- Stay relevant to your purpose — if you know your purpose and know that everything you are doing is geared toward the fulfilment of that purpose, you will be clear in the goals you set for your business, yourself and your team. When I first started in business I did have to push myself through because I wasn’t as aligned to my purpose as I am now. But I now know my purpose and I have a vision for the world that I deeply care about. So in those moments where it gets really hard — and there have been a lot of those, especially in the last six months — they don’t last.
- Stand down your superhero — I’m one of many women who know burnout first hand. In fact, once upon a time I’d been running on adrenaline for so long, I ended up in hospital. Take off the ‘i’m doing fine’ mask and let soft power be your super strength. This isn’t the time for heroics, it’s a time for collaboration.
- Make time for inspiration — don’t become a victim of ‘i’m too busy’. “We were not made by Nature to work, or even to play, from eight o’clock in the morning till midnight. We throw a strain upon our system which is unfair and improvident.”. Winston Churchill said that, not me. He was a leader who made time for his hobbies, like painting, and it strengthened him. The time you have for the activities that replenish and recharge you, will give you the energy you need to complete a task far more effectively than working through the hour you had set aside for the gym.
- Recognise the signs of burnout — feeling tired all the time, not able to think straight, feeling alone, feeling constricted, having physical symptoms — headaches, tightness in your throat — and feeling you’ve failed. Earlier this year, after months of pivoting One of many, home schooling and the stress and anxiety of living through a global pandemic, I began to recognise many of these signs in myself. So I cancelled what I could, depriorotised some things and took a couple of days off. The sky did not fall in, we continued to grow, and I was able to recharge and focus on what we needed to deliver in the second half of 2020.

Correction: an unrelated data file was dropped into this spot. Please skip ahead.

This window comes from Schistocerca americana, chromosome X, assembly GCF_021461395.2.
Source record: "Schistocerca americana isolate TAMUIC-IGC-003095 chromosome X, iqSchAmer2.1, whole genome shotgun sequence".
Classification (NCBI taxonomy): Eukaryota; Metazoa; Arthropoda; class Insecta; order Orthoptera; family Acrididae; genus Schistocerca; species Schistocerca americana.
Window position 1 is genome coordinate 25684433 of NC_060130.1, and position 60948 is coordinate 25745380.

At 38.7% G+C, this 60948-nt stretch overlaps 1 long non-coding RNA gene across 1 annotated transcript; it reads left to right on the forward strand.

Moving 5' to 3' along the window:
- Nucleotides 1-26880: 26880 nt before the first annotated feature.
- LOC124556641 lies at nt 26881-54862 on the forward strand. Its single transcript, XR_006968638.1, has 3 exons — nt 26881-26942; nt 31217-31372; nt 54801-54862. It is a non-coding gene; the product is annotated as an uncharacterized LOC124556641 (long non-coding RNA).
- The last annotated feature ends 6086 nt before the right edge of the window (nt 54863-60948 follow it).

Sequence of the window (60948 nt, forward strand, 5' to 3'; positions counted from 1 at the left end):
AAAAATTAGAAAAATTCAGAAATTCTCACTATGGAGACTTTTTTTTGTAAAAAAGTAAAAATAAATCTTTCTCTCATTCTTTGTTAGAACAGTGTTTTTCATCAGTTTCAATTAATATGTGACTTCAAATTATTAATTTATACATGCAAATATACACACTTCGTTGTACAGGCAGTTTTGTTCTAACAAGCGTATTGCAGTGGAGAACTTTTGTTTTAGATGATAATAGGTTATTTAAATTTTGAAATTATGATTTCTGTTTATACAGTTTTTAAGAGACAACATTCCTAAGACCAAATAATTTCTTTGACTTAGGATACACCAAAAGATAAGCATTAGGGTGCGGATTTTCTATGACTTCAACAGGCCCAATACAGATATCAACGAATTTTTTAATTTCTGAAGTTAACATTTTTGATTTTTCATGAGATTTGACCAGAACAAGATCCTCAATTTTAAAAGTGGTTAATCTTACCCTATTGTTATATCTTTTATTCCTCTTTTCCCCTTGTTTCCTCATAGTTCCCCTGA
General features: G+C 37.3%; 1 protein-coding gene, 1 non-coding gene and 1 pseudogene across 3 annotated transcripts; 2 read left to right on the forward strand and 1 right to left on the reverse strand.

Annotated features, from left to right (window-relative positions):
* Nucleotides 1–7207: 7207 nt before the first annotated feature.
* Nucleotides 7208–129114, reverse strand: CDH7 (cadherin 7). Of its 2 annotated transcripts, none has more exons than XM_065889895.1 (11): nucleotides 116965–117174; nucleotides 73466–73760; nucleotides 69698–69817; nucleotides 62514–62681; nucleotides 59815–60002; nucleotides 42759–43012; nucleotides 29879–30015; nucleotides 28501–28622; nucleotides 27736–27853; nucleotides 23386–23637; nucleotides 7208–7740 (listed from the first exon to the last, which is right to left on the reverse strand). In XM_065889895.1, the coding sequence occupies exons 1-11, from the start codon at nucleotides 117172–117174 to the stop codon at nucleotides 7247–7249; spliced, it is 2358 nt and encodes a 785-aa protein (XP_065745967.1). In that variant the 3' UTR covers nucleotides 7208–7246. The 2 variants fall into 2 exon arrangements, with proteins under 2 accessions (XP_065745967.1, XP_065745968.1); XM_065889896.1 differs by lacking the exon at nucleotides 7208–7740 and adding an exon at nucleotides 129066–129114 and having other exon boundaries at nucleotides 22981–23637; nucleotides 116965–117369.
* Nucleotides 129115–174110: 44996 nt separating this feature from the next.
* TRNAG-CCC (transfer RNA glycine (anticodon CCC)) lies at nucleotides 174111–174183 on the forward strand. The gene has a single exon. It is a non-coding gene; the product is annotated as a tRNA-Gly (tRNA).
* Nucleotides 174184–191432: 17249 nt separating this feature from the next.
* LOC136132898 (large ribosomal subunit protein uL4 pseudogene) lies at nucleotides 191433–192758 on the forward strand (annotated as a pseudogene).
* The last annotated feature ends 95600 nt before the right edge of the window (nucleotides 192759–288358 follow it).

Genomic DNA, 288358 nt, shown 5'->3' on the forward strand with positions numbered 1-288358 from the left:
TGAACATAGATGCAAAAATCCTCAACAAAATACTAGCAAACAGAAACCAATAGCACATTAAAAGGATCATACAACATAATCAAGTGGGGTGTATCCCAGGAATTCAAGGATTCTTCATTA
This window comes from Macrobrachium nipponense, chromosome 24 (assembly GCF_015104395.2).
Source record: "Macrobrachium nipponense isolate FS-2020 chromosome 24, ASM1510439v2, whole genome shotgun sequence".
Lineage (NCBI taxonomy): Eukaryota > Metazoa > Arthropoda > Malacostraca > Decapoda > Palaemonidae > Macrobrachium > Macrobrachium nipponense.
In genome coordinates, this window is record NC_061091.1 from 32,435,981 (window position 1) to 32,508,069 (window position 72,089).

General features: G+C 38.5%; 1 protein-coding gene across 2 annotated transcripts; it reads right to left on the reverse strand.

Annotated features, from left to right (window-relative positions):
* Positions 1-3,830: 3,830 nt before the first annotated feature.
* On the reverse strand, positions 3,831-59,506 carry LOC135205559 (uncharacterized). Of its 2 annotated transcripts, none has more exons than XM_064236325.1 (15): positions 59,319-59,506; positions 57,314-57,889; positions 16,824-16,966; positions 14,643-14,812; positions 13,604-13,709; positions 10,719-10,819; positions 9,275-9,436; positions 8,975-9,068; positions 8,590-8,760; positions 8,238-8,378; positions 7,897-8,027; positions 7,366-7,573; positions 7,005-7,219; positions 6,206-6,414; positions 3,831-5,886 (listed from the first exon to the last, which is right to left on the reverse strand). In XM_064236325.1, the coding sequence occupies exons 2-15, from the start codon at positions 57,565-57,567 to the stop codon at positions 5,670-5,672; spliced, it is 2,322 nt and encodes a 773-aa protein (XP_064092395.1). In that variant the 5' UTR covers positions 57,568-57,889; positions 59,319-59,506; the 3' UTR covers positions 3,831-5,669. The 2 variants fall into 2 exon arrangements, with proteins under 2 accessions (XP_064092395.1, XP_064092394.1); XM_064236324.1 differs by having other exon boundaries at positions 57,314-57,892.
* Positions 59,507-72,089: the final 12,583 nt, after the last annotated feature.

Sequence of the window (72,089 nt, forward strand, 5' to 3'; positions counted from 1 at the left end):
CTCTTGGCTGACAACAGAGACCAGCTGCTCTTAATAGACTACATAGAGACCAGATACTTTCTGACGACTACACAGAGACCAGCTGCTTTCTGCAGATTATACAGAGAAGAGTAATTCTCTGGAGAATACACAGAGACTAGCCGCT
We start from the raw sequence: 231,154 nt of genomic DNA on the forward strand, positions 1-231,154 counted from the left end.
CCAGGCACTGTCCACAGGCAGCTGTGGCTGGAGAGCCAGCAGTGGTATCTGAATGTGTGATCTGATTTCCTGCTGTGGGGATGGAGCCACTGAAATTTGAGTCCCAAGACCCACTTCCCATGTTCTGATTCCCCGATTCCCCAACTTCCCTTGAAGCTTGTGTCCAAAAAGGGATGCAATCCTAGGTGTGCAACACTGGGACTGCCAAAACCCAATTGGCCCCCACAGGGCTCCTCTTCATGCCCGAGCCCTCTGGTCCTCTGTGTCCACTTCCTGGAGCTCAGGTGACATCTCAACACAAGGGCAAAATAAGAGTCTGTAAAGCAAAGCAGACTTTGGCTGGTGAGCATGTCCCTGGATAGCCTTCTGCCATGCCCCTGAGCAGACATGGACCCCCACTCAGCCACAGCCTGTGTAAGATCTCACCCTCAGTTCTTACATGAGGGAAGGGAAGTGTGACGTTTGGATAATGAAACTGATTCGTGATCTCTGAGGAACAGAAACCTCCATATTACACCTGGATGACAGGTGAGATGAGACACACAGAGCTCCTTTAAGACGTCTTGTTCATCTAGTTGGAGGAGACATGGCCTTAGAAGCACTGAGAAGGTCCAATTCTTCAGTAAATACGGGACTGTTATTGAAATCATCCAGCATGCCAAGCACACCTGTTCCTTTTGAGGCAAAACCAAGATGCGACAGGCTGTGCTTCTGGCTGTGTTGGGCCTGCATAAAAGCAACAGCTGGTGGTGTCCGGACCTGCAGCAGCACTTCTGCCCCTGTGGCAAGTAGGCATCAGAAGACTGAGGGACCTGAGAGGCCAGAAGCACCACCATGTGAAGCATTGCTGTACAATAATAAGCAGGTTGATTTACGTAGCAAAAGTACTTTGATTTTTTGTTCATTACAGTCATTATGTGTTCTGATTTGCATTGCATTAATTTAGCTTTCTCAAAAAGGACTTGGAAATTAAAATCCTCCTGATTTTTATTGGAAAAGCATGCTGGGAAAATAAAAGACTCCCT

- Know your strengths and build a team around your weaknesses. You might be a fantastic public speaker and therefore a great public face of your business. But if you’re not, have someone in your team who is. If marketing isn’t your strength but strategic planning is, hire a great marketeer so you can focus on devising a great plan that your marketing manager can then sell.
Can you please give us your favorite “Life Lesson Quote”? Can you share how that was relevant to you in your life?
I found this quote on a graphic a couple of years ago and I like it because it captures why the work of One of many is so vital, “ Burnout won’t look like we expect. Burnout will tell us “I’m bad at this” or “I don’t even like it or care about it”. This can cause people to abandon a career instead of seeking rest or support.”
It doesn’t matter how many times I’ve read that quote, I still find it incredible that in society, in business and in politics, we perpetuate a culture where competition rather than cooperation is prized. Competition creates pressure, and pressure is the root cause of burnout. The result? We lose hugely talented leaders because they think they’re simply not cut out for senior roles — when in fact, burnout’s the culprit.
Changing the way we work isn’t a small project. But it’s one that I’m convinced isn’t just worth doing. It’s essential if we’re going to be able to fully make the most of our capabilities to solve the massive challenges we’re facing.
How can our readers further follow your work?
I blog regularly on our website oneofmany.co.uk
And every Tuesday I do a a lunch and learn on Facebook Live https://www.facebook.com/OneOfManyWomen